Being in arrears with mortgage or rent payments, utility bills or hire purchase implies the percentage of persons living in households that paid some of these financial liabilities in the last 12 months after the due date or the due date of the invoice for payment solely due to financial difficulties. Mortgage or rent payments are related to the main dwelling of the household. Utility bills are bills for electricity, water, gas, heating, sewage removal and other bills connected with the dwelling in which the household lives. The exception are phone bills (fixed or mobile), which are not considered utility bills within this indicator.

Ability to make ends meet presents the household's ability to regularly pay usual and necessary expenses in relation to the total income of all household members. The ability of the household is divided in the following six levels according to which the household declares itself: with great difficulty, with difficulty, with some difficulty, fairly easily, easily and very easily.

The material and social deprivation items concerned are the following:

1) being in arrears with mortgage or rent payments, utility bills, hire purchase instalments or other loan payments
2) inability of a household to afford a one-week annual holiday away from home for all member of the household
3) inability of a household to afford a meal with meat, chicken, fish or vegetarian equivalent every second day
4) inability of a household to face unexpected financial expenses
5) inability to have an internet connection
6) inability of a household to afford a car
7) inability of a household to afford keeping home adequately warm in the coldest months
8) inability of a household to replace worn-out furniture
9) inability of a person to replace worn-out clothes with some new ones
10) inability of a person to afford two pairs of properly fitting shoes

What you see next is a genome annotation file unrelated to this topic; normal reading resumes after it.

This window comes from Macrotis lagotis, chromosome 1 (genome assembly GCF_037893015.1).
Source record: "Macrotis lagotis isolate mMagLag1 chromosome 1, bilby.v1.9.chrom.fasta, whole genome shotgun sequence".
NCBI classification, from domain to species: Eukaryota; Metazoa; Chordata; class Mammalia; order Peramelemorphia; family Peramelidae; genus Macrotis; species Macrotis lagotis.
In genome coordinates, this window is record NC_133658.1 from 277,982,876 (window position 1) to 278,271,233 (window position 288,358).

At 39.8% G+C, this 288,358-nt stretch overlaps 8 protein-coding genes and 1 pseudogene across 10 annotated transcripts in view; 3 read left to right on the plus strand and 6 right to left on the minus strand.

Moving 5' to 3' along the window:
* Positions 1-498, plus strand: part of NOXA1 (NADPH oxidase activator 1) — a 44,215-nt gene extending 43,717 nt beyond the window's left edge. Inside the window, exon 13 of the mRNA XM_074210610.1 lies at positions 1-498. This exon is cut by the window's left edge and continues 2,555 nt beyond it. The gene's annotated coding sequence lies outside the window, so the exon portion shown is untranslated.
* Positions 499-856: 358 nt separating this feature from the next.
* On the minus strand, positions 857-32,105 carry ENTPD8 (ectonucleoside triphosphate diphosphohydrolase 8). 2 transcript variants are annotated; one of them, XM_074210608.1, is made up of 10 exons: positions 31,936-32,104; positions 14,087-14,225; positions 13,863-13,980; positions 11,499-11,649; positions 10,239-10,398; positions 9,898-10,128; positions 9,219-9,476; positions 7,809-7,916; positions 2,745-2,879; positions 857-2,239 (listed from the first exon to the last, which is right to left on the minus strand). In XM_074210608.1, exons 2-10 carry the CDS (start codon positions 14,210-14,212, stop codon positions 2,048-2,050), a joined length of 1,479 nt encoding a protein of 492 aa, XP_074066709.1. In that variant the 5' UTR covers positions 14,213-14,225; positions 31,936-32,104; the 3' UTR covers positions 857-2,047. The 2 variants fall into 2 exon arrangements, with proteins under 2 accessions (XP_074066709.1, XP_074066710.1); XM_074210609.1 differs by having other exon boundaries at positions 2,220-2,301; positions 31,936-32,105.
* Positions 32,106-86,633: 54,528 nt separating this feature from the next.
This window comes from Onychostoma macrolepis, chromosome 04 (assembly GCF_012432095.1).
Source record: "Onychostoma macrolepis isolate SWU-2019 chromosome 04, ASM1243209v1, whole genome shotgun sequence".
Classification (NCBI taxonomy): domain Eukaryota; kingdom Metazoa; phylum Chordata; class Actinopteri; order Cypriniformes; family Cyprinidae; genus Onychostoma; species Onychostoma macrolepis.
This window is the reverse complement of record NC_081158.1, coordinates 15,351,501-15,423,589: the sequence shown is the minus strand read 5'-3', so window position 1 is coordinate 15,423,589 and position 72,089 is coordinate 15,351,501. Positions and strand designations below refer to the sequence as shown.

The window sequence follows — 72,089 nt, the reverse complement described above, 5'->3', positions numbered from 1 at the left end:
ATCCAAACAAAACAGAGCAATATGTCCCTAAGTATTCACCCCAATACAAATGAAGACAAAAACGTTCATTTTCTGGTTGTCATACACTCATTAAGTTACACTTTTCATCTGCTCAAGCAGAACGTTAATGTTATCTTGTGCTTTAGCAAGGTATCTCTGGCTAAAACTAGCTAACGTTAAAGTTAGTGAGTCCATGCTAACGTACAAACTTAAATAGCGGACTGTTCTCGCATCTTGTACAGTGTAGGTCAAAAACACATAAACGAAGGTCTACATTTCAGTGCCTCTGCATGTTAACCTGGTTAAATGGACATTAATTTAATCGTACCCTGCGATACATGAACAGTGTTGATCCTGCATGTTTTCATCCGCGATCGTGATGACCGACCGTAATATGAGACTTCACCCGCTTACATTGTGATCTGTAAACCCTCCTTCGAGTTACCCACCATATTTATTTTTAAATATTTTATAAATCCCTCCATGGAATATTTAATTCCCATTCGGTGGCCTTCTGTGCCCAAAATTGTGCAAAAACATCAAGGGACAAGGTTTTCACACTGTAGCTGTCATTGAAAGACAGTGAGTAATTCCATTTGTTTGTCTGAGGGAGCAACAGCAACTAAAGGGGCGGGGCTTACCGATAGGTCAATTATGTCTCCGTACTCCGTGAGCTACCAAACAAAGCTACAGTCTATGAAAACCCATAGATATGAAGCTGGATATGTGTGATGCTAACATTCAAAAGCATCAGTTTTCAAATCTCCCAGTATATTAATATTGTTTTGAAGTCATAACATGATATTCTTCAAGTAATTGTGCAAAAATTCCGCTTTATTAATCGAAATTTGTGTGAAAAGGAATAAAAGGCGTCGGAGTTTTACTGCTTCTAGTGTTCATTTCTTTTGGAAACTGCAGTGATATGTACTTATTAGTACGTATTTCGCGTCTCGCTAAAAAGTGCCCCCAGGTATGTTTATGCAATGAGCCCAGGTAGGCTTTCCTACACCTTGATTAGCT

11) inability of a person to spend a small amount of money each week on him/herself ("pocket money")
12) inability of a person to have regular leisure activities
13) inability of a person to get together with friends/family for a drink/meal at least once a month

Relative at-risk-of-poverty gap is the difference between the at-risk-of-poverty threshold and equivalised income median of persons below the at-risk-of-poverty threshold, expressed as a percentage of the at-risk-of-poverty threshold.

The tenure status of a household is defined in relation to the housing unit in which the household was living at the time when the Survey was performed, that is, in relation to their status with regard to that dwelling. In this respect, there are two different statuses: owner and tenant. The owner status includes households whose members are either owners or co-owners of the dwelling in which they live, with or without mortgage or obligation to repay the dwelling, or tenants that do not pay rent for the dwelling in which they live. The tenant status includes households that pay full (market) rent or reduced rent for the dwelling.

Design and sample size

The SILC survey is a panel sample survey of randomly chosen private households. The panel sample implies that selected households remain in the sample for four consecutive years and that they are repeatedly interviewed. The sample frame used in 2021 for the selection of dwellings occupied by private households was based on the Census of Population, Households and Dwellings in the Republic of Croatia in 2011. The total sample consisted of 11 746 households. The sample selected for 2021 consisted of 8 088 successfully interviewed private households and the response rate at the household level was 72.87%.

 

Abbreviations

CAPI  computer-assisted personal interviewing 
CATI computer-assisted telephone interviewing
COVID-19 Corona Virus Disease-19
EU European Union
EU-27 European Union (27 Member States)
Eurostat Statistical Office of the European Communities
HR_NUTS 2021. – HR NUTS 2 National Classification of Territorial Units for Statistics 2021 2nd level statistical regions
NN  Narodne novine, official gazette of the Republic of Croatia 
OECD  Organisation for Economic Co-operation and Development 
SILC  Statistics on Income and Living Conditions